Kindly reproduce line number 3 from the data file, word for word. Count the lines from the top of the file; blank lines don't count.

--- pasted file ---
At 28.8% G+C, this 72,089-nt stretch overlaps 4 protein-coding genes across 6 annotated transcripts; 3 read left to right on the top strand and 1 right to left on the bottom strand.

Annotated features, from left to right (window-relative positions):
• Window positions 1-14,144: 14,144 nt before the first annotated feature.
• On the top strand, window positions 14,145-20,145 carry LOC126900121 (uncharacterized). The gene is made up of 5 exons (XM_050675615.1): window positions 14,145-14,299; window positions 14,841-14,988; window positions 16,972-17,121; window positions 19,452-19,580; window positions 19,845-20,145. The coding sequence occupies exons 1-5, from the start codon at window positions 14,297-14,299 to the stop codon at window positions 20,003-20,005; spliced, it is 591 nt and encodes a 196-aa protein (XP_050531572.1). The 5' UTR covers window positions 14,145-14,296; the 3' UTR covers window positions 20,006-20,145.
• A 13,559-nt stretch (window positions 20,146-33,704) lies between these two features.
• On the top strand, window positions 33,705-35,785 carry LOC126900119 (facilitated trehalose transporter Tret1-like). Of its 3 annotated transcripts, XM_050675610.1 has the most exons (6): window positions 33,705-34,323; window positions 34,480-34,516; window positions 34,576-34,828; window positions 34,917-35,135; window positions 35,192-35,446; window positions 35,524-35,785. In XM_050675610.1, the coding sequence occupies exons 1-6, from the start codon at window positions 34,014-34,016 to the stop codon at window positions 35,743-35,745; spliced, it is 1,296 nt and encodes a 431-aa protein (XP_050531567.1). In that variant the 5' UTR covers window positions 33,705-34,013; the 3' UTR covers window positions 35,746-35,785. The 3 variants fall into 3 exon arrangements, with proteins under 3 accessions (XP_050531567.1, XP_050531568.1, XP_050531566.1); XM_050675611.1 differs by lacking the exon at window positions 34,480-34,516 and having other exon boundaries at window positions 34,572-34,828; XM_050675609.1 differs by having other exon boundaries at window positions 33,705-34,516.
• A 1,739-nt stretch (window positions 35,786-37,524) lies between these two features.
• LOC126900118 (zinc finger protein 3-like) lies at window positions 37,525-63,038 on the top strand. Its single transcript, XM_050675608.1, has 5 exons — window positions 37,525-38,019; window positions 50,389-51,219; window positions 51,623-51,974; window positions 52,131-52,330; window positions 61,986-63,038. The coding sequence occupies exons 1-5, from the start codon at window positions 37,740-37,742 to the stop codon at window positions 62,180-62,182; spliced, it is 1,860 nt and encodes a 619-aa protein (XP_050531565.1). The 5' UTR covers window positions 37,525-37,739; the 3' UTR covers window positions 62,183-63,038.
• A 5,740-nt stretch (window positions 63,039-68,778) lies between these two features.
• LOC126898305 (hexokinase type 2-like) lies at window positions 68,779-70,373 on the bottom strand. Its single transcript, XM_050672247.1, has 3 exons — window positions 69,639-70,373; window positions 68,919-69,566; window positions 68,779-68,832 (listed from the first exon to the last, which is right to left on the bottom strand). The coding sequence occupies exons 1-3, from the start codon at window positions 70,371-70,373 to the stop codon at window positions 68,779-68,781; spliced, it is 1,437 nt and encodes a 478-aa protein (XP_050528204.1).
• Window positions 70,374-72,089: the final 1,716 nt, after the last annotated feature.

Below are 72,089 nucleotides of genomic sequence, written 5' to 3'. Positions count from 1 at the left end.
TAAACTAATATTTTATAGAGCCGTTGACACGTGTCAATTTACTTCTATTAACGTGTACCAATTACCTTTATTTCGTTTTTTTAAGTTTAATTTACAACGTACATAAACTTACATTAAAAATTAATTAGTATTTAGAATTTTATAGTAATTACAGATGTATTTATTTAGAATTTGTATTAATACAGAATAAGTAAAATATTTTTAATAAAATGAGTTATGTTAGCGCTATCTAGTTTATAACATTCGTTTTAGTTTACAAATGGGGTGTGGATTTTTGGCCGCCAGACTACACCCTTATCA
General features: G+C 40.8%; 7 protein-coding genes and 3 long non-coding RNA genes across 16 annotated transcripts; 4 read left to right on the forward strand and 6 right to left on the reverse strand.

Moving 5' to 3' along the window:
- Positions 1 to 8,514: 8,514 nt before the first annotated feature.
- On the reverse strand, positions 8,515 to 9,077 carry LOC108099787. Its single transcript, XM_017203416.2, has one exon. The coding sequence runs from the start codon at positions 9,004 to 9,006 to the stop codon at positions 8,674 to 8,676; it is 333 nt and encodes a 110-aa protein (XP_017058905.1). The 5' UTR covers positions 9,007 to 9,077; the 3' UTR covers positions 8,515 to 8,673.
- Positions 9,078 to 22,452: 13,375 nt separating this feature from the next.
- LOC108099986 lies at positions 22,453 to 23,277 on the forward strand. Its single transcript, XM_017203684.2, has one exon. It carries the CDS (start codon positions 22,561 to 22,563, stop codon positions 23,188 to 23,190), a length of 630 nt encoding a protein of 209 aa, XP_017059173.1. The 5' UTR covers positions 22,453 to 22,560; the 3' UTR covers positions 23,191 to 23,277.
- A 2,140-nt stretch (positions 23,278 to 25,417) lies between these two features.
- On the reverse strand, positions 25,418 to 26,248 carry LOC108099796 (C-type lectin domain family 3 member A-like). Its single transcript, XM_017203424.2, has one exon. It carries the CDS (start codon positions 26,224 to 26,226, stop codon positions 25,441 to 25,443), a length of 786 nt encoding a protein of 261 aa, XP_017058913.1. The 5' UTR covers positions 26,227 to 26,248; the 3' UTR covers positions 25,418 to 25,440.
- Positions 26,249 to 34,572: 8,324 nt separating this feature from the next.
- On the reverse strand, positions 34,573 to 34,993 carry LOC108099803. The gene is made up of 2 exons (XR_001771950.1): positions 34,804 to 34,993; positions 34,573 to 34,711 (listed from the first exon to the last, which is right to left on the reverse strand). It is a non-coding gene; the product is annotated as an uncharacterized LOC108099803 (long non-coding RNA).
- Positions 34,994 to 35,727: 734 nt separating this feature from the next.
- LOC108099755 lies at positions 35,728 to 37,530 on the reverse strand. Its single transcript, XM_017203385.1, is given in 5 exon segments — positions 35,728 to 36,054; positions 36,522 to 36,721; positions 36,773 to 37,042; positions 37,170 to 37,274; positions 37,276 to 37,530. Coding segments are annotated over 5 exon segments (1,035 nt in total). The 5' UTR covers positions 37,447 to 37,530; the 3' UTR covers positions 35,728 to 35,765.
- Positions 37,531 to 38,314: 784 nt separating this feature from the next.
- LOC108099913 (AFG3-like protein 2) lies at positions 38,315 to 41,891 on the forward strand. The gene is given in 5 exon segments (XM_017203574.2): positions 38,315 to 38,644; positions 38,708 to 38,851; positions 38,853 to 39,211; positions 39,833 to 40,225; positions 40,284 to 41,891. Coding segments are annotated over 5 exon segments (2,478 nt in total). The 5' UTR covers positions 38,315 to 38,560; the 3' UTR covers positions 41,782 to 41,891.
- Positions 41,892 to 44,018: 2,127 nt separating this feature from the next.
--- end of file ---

• Window positions 1-14,144: 14,144 nt before the first annotated feature.